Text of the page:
Assuming the soundness of respondent's theory in respect of a landlord-tenant relationship, respondent might have brought an action to regain possession of the slip or for damages under the above theories. (Saferian v. Baer, 105 Cal.App. 238, 242—243, 245, 287 P. 142.) In such a cause of action the lessee may recover as damages the value of his unexpired term and any other damage which is the natural and proximate result of the eviction. (Stillwell Hotel Co. v. Anderson, 4 Cal.2d 463, 469, 50 P.2d 441.) Thus measured, there apparently would be no damages in the present case. Although the boat was moved, respondent at no time was deprived of the use thereof, nor did he incur extra moorage charges because of the alleged ouster. Any cause of action based upon a landlord-tenant theory would require a showing that the sinking of the boat was the natural and proximate cause of the eviction. There is no such showing.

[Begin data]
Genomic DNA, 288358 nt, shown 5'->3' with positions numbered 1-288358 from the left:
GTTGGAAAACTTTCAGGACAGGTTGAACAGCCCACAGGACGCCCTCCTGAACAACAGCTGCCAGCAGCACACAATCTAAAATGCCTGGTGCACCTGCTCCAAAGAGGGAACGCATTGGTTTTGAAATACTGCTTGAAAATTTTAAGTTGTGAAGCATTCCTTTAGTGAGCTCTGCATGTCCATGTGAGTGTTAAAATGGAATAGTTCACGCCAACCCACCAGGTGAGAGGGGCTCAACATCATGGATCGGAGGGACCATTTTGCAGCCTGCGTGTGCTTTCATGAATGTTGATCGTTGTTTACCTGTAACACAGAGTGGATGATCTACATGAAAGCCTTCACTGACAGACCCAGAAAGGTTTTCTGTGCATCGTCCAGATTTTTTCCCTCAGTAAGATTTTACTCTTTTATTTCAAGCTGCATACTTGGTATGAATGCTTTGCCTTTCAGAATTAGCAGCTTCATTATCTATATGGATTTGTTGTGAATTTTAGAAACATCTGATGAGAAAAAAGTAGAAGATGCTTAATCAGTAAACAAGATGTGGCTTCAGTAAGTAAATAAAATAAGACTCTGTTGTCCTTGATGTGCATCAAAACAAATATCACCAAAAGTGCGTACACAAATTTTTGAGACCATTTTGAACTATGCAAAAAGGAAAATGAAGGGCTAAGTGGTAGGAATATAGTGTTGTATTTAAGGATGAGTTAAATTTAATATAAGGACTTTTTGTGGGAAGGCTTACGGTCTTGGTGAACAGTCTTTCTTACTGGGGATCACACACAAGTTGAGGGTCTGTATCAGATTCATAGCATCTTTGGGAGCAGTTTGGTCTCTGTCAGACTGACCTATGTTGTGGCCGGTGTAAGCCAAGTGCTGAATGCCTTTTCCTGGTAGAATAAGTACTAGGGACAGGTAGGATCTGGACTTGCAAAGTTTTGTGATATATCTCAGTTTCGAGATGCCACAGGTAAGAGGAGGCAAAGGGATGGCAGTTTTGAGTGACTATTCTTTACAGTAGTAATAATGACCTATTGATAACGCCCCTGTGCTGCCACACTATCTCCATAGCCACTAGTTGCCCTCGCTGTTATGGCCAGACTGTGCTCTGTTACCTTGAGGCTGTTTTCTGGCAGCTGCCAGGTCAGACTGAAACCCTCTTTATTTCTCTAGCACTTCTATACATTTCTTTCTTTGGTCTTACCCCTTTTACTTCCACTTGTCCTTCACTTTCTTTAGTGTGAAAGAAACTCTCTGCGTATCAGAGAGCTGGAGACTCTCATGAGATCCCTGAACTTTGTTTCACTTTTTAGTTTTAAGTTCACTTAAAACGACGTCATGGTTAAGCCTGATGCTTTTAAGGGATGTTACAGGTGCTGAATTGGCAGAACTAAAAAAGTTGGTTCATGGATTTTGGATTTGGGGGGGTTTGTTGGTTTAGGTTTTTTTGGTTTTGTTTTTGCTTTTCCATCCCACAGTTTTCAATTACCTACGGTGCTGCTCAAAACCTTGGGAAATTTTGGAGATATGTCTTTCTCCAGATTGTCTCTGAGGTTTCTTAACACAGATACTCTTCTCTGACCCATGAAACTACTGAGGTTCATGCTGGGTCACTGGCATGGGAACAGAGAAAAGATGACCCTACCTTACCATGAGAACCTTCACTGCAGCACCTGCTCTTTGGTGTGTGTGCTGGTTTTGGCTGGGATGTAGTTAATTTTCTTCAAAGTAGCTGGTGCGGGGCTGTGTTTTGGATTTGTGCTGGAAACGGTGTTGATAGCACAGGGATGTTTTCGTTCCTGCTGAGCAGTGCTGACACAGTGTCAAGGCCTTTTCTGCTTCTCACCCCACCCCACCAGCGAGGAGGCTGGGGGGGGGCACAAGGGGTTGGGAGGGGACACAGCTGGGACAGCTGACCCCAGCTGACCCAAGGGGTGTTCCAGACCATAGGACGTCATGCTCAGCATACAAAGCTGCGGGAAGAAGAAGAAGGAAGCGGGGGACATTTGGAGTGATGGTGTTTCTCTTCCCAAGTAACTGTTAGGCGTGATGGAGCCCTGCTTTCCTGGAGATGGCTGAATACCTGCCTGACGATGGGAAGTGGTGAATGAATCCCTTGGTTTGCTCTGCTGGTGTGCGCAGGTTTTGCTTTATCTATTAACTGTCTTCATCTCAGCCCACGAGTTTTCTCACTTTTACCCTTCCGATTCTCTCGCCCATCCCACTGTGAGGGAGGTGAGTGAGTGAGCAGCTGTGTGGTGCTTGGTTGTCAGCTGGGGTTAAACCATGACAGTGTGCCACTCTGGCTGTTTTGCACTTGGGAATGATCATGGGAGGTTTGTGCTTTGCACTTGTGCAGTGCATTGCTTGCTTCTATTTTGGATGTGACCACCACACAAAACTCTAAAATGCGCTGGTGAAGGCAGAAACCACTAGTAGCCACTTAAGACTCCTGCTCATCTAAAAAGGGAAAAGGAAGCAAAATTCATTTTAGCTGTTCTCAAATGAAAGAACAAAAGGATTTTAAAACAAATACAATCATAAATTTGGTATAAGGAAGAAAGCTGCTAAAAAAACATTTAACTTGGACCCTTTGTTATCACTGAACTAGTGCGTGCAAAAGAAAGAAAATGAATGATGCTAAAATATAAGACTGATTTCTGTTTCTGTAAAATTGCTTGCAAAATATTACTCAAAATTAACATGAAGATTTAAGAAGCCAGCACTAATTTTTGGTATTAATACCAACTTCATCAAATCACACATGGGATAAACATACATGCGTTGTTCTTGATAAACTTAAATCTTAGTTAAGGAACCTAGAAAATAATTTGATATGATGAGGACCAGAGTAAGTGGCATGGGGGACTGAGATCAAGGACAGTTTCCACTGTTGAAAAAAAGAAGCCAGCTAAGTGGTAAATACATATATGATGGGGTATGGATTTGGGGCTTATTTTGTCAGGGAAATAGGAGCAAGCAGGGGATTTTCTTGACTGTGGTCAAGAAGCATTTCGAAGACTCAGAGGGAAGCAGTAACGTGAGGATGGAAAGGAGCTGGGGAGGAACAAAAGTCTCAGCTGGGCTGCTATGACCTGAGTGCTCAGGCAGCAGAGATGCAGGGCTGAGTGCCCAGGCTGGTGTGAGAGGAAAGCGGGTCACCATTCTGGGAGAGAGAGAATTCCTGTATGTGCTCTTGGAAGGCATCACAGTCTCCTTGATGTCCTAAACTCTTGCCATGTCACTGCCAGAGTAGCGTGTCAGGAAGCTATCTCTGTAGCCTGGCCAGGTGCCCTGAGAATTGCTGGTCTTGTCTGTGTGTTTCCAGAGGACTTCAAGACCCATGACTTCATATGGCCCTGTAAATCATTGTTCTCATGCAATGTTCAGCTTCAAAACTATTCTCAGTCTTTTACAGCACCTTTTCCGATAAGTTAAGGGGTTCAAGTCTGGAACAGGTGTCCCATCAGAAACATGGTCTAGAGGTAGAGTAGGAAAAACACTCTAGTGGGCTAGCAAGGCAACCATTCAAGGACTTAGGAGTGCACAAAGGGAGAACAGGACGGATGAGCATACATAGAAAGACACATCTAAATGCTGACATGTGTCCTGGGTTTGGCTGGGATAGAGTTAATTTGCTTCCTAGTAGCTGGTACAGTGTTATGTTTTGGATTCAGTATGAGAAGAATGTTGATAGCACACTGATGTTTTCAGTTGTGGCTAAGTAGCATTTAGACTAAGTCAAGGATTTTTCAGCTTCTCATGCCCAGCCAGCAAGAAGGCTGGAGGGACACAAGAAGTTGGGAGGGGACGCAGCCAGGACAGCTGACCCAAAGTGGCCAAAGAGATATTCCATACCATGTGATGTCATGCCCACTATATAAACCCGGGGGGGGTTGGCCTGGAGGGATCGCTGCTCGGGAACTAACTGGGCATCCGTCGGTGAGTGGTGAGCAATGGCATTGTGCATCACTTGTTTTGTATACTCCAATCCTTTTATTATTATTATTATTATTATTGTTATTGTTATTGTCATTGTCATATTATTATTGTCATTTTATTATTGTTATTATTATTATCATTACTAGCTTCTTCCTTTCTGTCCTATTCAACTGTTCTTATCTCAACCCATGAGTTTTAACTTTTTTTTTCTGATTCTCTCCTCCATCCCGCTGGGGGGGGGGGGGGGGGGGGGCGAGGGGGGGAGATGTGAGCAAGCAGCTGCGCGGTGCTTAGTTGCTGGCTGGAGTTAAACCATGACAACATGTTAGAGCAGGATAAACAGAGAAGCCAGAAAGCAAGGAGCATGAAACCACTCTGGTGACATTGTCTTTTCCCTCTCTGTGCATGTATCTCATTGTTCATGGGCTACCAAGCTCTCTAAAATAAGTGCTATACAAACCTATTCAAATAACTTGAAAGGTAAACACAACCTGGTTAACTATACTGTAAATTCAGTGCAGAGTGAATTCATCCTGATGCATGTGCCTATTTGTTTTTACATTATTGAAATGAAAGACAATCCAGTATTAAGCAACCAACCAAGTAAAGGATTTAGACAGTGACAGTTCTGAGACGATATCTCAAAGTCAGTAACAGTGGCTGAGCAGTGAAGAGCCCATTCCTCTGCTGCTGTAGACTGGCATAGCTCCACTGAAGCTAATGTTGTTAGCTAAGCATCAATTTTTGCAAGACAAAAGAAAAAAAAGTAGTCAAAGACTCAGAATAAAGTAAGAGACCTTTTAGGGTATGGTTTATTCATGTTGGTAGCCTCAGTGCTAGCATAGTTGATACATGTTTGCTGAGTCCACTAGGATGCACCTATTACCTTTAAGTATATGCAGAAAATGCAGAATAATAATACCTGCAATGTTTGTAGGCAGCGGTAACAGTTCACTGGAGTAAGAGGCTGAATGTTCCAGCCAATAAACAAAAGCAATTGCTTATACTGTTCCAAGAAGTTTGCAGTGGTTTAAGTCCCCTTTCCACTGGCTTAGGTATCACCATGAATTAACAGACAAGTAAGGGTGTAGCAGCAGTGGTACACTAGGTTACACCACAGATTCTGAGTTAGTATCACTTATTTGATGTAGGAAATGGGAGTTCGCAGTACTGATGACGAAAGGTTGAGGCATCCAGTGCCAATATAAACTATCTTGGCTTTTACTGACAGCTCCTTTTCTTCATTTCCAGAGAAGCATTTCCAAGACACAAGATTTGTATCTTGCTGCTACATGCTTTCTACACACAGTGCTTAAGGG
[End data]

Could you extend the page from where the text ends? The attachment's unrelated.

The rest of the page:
Conversion is defined as ‘any act of dominion wrongfully exerted over another's personal property in denial of or inconsistent with his rights therein’ Zaslow v. Kroenert, 29 Cal.2d 541, 549, 176 P.2d 1, and ‘to establish a conversion, it is incumbent upon the plaintiff to show an intention or purpose to convert the goods and to exercise ownership over them, or to prevent the owner from taking possession of his property.’ (Zaslow, supra, at 550, 176 P.2d at 7.)

At trial the bookkeeper for Colonial was asked, ‘Q: * * * He couldn't have the boat back without the payment of the rent; isn't that correct? A: Oh, no. No. No, not that. We wanted him to pay his rent; but because we wanted him to leave so badly, that for him to come down and get his boat, and we wanted him out of our landing * * *.